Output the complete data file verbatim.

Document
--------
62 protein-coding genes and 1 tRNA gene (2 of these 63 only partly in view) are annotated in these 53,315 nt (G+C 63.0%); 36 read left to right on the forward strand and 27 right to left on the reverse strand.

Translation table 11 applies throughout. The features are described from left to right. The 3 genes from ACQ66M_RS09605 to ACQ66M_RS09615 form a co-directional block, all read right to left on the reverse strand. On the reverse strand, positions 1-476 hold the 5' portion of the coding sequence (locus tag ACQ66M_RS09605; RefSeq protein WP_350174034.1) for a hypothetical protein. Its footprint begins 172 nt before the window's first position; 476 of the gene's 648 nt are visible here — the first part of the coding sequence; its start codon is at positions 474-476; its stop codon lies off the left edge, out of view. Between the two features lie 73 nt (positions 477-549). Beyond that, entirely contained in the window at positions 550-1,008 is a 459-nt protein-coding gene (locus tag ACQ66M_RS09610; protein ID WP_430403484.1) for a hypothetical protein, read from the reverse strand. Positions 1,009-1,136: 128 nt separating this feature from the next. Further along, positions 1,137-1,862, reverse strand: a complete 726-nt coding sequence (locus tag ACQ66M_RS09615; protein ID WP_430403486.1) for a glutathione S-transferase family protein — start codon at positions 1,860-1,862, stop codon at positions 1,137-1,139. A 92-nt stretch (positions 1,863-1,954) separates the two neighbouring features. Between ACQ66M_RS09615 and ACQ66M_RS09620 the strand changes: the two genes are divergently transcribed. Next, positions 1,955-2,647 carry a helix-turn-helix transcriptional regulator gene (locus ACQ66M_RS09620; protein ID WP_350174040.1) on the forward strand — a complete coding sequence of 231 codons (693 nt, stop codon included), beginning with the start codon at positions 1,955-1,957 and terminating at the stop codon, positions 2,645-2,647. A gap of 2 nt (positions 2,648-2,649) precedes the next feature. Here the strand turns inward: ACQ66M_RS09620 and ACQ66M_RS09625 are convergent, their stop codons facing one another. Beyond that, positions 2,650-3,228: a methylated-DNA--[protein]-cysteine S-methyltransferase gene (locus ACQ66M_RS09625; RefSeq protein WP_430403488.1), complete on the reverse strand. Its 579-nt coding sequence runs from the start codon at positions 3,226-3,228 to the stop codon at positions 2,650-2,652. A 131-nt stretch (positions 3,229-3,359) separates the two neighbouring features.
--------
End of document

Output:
62 protein-coding genes and 1 tRNA gene (2 of these 63 only partly in view) are annotated in these 53,315 nt (G+C 63.0%); 36 read left to right on the forward strand and 27 right to left on the reverse strand.

Translation table 11 applies throughout. The features are described from left to right. The 3 genes from ACQ66M_RS09605 to ACQ66M_RS09615 form a co-directional block, all read right to left on the reverse strand. On the reverse strand, positions 1-476 hold the 5' portion of the coding sequence (locus tag ACQ66M_RS09605; RefSeq protein WP_350174034.1) for a hypothetical protein. Its footprint begins 172 nt before the window's first position; 476 of the gene's 648 nt are visible here — the first part of the coding sequence; its start codon is at positions 474-476; its stop codon lies off the left edge, out of view. Between the two features lie 73 nt (positions 477-549). Beyond that, entirely contained in the window at positions 550-1,008 is a 459-nt protein-coding gene (locus tag ACQ66M_RS09610; protein ID WP_430403484.1) for a hypothetical protein, read from the reverse strand. Positions 1,009-1,136: 128 nt separating this feature from the next. Further along, positions 1,137-1,862, reverse strand: a complete 726-nt coding sequence (locus tag ACQ66M_RS09615; protein ID WP_430403486.1) for a glutathione S-transferase family protein — start codon at positions 1,860-1,862, stop codon at positions 1,137-1,139. A 92-nt stretch (positions 1,863-1,954) separates the two neighbouring features. Between ACQ66M_RS09615 and ACQ66M_RS09620 the strand changes: the two genes are divergently transcribed. Next, positions 1,955-2,647 carry a helix-turn-helix transcriptional regulator gene (locus ACQ66M_RS09620; protein ID WP_350174040.1) on the forward strand — a complete coding sequence of 231 codons (693 nt, stop codon included), beginning with the start codon at positions 1,955-1,957 and terminating at the stop codon, positions 2,645-2,647. A gap of 2 nt (positions 2,648-2,649) precedes the next feature. Here the strand turns inward: ACQ66M_RS09620 and ACQ66M_RS09625 are convergent, their stop codons facing one another. Beyond that, positions 2,650-3,228: a methylated-DNA--[protein]-cysteine S-methyltransferase gene (locus ACQ66M_RS09625; RefSeq protein WP_430403488.1), complete on the reverse strand. Its 579-nt coding sequence runs from the start codon at positions 3,226-3,228 to the stop codon at positions 2,650-2,652. A 131-nt stretch (positions 3,229-3,359) separates the two neighbouring features.